What You Can Do Now to Prepare for NaNoWriMo

For many writers, National Novel-Writing Month has become a joyful tradition like Christmas or the Super Bowl. NaNoWriMo is also crazy–riding-a-bucking-bronco kind of crazy (50,000 words in month?!). The good thing is that for the whole month of November we get to indulge in pure, unadulterated writing bliss. The bad thing is that, because we’re writing so much so fast, we sometimes end up with 50,000 words (or more) of “litter”-ature.

I hereby declare that it is possible to enjoy the adventure, camaraderie, and thrill of NaNoWriMo while also writing a cohesive first draft.

How?

Like the Boy Scouts motto goes: Be Prepared.

Boy Scout Pledge

In the final days leading up to NaNoWriMo:

1. Write an outline. In the interests of avoiding a sprawling, unworkable mess of a first draft, head into NaNoWriMo with a plot outline. It doesn’t need to be elaborate, just key plot points or, at the very least, knowing what ending you’d like to write toward.

2. Make up a word, any unusual, distinctive word. This will allow you to write faster. As you’re typing away at a breakneck speed, rather than lurching to a stop to mull over what name you’d like to give a character, place, magical fruit, etc., type your made-up word (i.e., “zibbit), which you can then search for later and replace with real names you like better.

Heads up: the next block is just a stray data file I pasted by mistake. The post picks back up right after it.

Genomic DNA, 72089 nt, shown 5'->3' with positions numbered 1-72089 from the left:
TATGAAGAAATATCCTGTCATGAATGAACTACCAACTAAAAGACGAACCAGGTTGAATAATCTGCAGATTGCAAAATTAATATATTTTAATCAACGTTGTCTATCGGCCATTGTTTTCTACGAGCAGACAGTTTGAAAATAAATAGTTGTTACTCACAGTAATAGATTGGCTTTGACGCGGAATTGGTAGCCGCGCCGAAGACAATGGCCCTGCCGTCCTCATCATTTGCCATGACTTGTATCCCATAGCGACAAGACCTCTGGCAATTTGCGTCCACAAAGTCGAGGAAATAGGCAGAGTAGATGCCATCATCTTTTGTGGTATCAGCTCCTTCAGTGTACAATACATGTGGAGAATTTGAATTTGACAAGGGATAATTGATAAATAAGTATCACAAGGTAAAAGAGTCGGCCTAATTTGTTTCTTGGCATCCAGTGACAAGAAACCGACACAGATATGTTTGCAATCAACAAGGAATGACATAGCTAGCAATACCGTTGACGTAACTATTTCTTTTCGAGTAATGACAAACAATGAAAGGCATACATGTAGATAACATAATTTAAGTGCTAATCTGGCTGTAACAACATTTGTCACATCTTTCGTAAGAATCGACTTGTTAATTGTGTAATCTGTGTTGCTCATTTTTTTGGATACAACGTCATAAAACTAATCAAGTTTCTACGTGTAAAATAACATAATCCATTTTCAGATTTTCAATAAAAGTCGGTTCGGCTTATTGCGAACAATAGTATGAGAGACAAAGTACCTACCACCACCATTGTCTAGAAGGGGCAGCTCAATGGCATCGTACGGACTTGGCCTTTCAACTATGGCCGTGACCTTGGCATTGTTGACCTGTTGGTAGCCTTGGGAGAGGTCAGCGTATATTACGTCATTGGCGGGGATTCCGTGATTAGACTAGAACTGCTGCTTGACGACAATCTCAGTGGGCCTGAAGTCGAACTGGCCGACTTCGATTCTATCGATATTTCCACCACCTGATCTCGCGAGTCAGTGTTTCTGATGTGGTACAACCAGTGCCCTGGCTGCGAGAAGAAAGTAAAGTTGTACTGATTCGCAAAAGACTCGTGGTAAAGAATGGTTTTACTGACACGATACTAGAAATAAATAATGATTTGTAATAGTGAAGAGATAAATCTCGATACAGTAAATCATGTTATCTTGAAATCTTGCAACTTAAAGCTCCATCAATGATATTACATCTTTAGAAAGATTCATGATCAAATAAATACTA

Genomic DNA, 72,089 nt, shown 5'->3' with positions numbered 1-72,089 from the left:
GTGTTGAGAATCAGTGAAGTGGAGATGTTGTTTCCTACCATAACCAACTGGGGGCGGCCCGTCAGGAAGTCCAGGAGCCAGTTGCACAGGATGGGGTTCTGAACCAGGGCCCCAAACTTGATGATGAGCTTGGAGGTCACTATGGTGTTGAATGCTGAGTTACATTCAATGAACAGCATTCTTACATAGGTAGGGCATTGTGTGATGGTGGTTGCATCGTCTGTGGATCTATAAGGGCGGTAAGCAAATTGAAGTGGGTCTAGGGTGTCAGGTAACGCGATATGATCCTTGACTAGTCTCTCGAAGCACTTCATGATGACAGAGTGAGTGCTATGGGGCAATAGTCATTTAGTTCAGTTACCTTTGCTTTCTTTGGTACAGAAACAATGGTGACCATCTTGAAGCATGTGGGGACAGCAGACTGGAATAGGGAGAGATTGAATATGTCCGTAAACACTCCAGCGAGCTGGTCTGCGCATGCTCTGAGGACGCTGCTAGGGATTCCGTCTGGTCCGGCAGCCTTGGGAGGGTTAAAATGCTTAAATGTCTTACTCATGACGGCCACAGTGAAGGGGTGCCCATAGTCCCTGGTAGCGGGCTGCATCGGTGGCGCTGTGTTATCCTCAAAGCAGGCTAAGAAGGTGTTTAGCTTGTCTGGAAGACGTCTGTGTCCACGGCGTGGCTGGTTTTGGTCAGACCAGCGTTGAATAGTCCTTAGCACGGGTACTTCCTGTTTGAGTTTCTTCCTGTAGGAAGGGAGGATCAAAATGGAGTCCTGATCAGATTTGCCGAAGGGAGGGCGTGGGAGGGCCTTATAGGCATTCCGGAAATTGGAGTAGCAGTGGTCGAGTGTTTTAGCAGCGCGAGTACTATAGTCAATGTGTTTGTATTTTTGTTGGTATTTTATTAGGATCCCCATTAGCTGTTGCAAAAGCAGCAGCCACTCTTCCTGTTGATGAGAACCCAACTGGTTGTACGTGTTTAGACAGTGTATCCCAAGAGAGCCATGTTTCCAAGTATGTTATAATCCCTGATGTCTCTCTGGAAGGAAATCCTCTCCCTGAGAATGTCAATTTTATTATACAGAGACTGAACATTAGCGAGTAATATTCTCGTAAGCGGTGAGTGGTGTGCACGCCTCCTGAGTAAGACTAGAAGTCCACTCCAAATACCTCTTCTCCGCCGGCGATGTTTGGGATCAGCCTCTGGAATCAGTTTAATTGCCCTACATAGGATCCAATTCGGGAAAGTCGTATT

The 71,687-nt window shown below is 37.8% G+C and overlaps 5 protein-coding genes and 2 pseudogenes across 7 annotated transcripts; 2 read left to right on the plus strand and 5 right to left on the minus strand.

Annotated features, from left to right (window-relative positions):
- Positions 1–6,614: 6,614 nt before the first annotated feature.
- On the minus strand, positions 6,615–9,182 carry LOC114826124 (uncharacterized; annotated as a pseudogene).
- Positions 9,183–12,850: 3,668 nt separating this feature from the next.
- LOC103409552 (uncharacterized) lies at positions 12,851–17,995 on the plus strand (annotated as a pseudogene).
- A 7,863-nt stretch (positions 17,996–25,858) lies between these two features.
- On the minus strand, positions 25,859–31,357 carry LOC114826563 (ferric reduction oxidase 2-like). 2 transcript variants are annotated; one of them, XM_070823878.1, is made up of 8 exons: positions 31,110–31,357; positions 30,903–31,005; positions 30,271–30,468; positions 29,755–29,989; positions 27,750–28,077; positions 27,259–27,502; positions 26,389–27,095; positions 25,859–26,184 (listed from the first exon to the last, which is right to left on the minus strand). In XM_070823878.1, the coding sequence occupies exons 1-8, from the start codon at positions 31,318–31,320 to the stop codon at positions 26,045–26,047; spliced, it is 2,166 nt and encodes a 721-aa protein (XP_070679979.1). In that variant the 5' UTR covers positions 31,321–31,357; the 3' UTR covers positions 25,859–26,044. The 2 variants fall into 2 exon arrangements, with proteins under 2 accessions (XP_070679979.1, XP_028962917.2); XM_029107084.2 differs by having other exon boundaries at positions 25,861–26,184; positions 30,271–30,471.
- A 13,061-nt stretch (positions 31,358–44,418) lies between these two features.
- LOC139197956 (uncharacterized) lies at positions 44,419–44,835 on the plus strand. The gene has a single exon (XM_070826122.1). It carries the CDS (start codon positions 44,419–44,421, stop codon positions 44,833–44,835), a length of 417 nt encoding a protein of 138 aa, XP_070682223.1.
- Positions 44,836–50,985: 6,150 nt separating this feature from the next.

3. Find write-ins you’d like to attend. Write-ins are good. Repeat. Write-ins are good. Write-ins mean rooms full of creative energy, discovering new local places to write, and proving to yourself that you can write anywhere. To find write-ins near you, go to the NaNoWriMo site, click on “Region,” then “Find Region,” then “Make this region my home.” Your home region should show a list of planned weekly write-ins.

4. Mark your calendar with virtual write-ins. In case there aren’t any live write-ins near you, or if you’d like to supplement with virtual ones, visit this YouTube link and make a note of upcoming virtual write-ins.

5. Prepare your family. Your loved ones may not like giving you up to the writing muse for a whole month.

Do whatever you can to ease your family’s pain. Bribe them with money for pizza delivery, tell them you’ll get them a really nice present at Christmas or Hannukah, whatever it takes. Then on November 1, say “See you at Thanksgiving,” get out of your house, and write.

Good luck and happy writing!

— Eve Messenger